Dieting has always been the main component to weight loss and staying healthy. Unfortunately, with many of today’s modern conveniences and an overabundance of fast food, many Americans fall into the routine of eating much more than they actually need.
While there are many reasons why people find themselves in a never-ending spiral of overeating and unhealthy choices, new research may revolutionize the way the brain controls your appetite.
Researchers from the University of Warwick have identified for the first-time key brain cells, called tanycytes, that control our appetite. Theses tanycytes were found in the part of the brain that controls energy levels, detects nutrients in food, and communicates when food has been consumed.
Interestingly, these tanycytes responded to amino acids found in food, making one feel satiated after a meal. Two amino acids in particular, arginine and lysine, were found to react the most with tanycytes and are likely to make you feel fuller.
Arginine and lysine were found naturally in high concentrations in foods such as pork shoulder, beef sirloin, chicken, mackerel, plums apricots, avocados, lentils, and almonds. Foods already well known for reducing hunger.
The discovery of tanycytes was made by adding concentrated amounts of arginine and lysine into brain cells. They were designed in a way to make them more visible by becoming fluorescent if a reaction occurred. Only a mere 30 seconds after adding the amino acids into brain cells, a response was detected, releasing information to the part of the brain that controls appetite and body weight.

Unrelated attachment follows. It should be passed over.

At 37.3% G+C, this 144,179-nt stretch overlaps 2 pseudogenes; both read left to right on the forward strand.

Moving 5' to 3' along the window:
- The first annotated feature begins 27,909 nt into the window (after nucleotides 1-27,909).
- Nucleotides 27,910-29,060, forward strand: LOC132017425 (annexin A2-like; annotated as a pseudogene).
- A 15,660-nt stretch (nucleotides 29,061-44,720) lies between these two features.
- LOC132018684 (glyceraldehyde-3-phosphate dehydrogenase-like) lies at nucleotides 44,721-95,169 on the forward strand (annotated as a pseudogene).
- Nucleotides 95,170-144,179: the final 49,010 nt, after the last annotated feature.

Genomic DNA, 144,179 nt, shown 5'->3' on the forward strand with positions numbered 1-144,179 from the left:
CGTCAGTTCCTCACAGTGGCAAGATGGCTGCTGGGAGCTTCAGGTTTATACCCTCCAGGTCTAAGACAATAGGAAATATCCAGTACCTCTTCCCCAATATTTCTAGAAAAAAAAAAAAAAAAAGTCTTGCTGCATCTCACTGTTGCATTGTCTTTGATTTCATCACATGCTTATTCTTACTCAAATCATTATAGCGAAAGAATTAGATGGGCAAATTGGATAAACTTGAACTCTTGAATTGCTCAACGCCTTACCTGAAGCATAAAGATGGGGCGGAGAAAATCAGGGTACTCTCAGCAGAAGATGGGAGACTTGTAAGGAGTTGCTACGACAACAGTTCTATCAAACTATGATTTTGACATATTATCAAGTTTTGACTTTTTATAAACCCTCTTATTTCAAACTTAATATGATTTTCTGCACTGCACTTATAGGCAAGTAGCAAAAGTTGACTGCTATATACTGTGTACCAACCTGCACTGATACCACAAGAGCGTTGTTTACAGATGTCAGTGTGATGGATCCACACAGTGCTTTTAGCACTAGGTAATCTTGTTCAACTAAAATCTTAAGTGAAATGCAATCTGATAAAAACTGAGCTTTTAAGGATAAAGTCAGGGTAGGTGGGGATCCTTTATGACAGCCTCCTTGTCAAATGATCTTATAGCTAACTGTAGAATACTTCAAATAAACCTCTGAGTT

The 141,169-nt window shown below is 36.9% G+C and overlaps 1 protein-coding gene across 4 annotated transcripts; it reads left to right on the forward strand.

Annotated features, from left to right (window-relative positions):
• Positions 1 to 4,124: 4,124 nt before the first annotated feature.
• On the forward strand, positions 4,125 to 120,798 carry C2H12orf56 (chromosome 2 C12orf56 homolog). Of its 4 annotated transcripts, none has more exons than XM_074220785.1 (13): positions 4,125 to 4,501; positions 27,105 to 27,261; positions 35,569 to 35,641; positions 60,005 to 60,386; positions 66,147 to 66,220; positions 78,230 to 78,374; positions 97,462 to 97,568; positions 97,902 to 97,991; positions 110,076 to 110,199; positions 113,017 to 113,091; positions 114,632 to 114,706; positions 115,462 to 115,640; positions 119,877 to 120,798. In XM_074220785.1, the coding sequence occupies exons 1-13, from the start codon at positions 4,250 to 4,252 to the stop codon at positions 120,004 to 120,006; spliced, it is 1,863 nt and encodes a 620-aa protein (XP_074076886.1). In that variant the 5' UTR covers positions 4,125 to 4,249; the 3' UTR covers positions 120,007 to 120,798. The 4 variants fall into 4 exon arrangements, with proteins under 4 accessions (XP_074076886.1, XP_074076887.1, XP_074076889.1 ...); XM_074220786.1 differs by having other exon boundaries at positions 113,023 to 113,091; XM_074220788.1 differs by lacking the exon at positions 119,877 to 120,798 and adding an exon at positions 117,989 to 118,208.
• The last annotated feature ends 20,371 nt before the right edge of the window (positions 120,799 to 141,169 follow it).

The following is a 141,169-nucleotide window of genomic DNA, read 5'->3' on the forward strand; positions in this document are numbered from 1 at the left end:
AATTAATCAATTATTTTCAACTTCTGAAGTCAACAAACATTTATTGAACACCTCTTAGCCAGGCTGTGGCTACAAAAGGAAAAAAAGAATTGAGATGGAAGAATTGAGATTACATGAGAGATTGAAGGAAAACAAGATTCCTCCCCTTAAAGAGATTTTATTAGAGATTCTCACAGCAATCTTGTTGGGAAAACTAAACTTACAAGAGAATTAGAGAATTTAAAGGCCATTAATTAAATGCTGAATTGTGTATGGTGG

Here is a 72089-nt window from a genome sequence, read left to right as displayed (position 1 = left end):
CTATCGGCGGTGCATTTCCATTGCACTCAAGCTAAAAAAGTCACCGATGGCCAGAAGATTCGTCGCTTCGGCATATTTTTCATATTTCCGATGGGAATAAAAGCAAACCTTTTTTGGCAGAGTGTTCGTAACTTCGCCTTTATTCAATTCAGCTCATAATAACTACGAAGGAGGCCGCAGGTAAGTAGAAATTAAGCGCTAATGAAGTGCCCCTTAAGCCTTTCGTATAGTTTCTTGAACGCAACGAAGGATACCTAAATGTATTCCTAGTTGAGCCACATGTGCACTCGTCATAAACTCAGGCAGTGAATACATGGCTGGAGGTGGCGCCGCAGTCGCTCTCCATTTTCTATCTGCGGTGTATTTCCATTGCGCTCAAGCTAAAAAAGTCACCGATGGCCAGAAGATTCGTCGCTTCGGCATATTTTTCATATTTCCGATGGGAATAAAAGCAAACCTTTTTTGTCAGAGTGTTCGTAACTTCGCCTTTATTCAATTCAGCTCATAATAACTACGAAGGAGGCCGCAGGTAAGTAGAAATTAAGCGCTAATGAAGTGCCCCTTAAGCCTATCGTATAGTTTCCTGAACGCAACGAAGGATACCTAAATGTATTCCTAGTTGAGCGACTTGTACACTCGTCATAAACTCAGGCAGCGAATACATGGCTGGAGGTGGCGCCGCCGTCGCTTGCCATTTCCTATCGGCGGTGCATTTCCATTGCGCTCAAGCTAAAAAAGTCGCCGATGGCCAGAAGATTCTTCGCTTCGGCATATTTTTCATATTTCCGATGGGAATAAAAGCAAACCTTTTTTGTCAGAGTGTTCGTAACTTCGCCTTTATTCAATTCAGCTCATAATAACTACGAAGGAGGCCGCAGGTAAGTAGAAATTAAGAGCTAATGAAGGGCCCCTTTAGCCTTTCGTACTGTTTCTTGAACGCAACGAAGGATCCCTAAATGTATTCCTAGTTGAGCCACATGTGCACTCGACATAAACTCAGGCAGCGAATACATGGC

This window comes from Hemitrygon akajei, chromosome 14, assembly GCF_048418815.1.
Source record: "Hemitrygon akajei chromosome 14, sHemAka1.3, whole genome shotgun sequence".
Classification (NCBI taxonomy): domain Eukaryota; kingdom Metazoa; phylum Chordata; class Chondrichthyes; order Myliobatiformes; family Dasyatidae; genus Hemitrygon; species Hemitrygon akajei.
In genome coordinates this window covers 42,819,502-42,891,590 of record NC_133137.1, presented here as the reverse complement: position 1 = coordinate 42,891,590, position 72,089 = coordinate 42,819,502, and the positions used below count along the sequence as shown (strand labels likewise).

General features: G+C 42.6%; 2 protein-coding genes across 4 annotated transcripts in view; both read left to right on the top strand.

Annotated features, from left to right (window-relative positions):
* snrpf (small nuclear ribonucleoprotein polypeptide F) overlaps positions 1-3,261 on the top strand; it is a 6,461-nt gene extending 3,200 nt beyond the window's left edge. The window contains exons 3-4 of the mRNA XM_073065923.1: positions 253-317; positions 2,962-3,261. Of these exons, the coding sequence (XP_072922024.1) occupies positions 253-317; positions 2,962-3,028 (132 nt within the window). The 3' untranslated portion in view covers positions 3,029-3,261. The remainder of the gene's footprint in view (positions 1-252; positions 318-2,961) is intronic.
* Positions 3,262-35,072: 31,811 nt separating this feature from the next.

“Amino acid levels in blood and brain following a meal are a very important signal that imparts the sensation of feeling full. Finding that tanycytes, located at the center of the brain region that controls body weight, directly sense amino acids has very significant implications for coming up with new ways to help people to control their body weight within healthy bounds,” said Nicholas Dale, Pridgeon Professor of Neuroscience at the University of Warwick.
The researchers are hailing this as a major new discovery, opening up new avenues for creating more effective and creative ways to help people reach their diet goals. Therapies that act directly on these brain cells could also be a possibility for suppressing appetite and promoting weight loss.
While more research is still needed, this development could help the millions of Americans and people around the world struggling with obesity.